There’s a feature that I’ve wanted to do on this blog for a long time. While Ariel and I have lots of fun reading the worst books currently being written, I personally also thoroughly enjoy watching the worst movies ever made. Few nights sound as fun to me as getting a bunch of friends, a bunch of alcohol, and an unbelievably terrible movie. Not just any bad movie, however. These have to be so bad they are mesmerizing, that one can only laugh at it and simply wonder how such a terrible attempt at art could have ever come to be. Of course, you’re reading Bad Books, Good Times, so you’re familiar with this concept.
But there is one movie that stands far above the others. A film so fascinatingly bad I have lost track of how many times I’ve seen it, although I’m pretty sure it’s somewhere between fifteen and twenty times. I speak, of course, of Tommy Wiseau’s infamous 2003 cinematic experience, The Room.
A gripping drama about a popular, successful man named Johnny whose fiance Lisa is cheating on him… with his best friend Mark! Johnny’s life slowly falls apart as Lisa is torn between a stable future with Johnny and her lust for Mark, and his friends begin to betray him one by one.
That’s what it’s “about”, but it really doesn’t do it justice, because where do you even begin? The Room is the godfather of bad movies. It is also The Godfather of bad movies. When you want to watch a movie that’s so bad it’s good, so bad it’s life-affirming, so bad the heavens part and angels begin singing, The Room is the absolute reigning champion. Lots of people will argue that Troll 2 is the best bad movie ever made. These people are wrong.
Not only does it never get old, it gets better. Every single time you watch this movie, you catch something new revealing just how awful this movie is. This is a movie that does everything wrong that a movie can possibly do wrong. Yet its stupidity makes it brilliant. The characters, the plot, and the dialogue are so unbelievable and nonsensical that not a second goes by where you’re not laughing at how stupid it all is.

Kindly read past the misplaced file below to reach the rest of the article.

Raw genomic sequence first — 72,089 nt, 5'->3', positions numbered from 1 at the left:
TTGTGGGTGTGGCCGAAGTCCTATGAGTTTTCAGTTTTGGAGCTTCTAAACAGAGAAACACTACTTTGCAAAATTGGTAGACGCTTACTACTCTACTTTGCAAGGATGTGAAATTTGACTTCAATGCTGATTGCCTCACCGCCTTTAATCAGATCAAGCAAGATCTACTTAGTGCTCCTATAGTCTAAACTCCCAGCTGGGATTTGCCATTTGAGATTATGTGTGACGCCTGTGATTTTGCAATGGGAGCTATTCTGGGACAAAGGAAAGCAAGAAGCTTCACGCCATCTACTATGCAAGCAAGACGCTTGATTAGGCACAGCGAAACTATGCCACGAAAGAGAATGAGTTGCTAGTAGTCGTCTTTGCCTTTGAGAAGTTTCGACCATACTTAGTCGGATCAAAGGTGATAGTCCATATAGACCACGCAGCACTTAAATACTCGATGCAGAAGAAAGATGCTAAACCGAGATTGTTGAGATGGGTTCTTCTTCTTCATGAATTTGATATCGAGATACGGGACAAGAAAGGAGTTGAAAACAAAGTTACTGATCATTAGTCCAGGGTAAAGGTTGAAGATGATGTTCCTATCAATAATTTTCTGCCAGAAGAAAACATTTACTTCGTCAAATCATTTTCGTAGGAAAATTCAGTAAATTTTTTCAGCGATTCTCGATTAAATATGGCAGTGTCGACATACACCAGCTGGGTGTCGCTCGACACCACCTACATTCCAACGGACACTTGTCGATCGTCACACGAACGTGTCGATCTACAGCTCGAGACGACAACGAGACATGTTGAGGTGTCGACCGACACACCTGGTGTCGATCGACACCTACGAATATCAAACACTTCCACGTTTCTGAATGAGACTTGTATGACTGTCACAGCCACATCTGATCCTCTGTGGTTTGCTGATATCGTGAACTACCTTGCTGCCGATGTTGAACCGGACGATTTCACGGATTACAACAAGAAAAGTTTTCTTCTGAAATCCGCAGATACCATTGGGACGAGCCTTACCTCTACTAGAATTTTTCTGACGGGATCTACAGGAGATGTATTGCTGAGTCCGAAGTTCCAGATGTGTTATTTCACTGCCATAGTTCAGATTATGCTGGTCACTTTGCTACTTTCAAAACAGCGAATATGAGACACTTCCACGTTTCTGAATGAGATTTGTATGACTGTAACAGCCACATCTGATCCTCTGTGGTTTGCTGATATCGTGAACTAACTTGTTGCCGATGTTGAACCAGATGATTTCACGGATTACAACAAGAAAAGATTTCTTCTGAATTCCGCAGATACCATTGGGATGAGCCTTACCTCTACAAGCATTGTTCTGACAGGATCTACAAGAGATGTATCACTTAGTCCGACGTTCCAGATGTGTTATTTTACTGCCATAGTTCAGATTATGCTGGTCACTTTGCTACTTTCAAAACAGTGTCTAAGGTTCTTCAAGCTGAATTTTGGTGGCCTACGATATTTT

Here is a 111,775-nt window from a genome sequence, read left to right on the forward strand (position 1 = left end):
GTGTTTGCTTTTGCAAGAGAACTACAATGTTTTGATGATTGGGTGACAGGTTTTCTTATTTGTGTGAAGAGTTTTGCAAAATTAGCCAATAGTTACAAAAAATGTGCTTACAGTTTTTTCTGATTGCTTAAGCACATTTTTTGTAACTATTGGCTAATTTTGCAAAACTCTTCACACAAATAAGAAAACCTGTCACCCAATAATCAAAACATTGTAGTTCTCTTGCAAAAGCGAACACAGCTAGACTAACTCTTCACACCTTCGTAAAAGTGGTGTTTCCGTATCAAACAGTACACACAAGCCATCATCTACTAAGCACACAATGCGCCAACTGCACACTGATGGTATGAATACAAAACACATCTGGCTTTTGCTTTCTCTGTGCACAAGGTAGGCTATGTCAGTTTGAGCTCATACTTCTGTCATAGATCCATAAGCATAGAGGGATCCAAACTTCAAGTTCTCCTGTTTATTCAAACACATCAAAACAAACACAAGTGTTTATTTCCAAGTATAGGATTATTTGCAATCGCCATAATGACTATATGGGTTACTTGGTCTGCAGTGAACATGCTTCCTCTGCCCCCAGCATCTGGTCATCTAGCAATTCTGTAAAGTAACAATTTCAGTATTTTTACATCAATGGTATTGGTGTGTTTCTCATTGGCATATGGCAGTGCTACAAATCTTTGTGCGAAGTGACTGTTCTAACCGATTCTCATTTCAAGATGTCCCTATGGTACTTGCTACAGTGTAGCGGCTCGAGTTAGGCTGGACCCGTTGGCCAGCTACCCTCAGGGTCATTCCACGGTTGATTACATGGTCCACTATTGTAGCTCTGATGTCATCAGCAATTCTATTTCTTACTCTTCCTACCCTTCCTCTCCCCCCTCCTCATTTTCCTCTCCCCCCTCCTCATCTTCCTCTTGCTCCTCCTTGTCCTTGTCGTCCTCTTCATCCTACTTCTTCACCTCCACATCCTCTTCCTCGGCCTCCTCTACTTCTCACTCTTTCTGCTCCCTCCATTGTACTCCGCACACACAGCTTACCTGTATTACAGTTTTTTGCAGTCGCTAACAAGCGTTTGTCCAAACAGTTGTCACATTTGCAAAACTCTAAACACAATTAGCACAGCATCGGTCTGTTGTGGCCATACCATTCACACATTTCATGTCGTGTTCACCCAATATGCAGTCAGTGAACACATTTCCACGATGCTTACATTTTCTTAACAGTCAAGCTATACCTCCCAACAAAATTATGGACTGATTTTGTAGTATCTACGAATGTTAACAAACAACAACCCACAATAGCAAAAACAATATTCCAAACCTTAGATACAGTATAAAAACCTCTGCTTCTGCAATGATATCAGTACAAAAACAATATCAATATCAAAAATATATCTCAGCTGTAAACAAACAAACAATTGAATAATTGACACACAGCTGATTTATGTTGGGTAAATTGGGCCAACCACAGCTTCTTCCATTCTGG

“What was that?” you may ask. What was that, indeed.
Subplots ranging from a character’s drug addiction to another character’s struggle with breast cancer are introduced and then never mentioned again for the rest of the movie. Characters show up completely out of the blue but appear to already be very well acquainted with the other characters and the plot. The movie starts with three near-consecutive sex scenes, one right after the other and, as an added bonus, the first and third are the exact same footage. Everything a movie can do wrong, The Room does wrong.
But then there’s the acting. While it’s one thing to have a terrible story, terrible writing, and terrible directing, it’s the acting – or lack thereof – that makes this movie. The actors seem blissfully unaware of how terrible the movie is, delivering their lines with the most sincere blank expressions imaginable
The Room is the very definition of “so bad it’s good”. It’s easy to make a bad movie, but making a movie this inexplicably bad? That’s just incredible. So it’s even more incredible that one single person, Tommy Wiseau, wrote, directed, and played the lead role in this movie. Tommy Wiseau single-handedly made the worst movie of all time.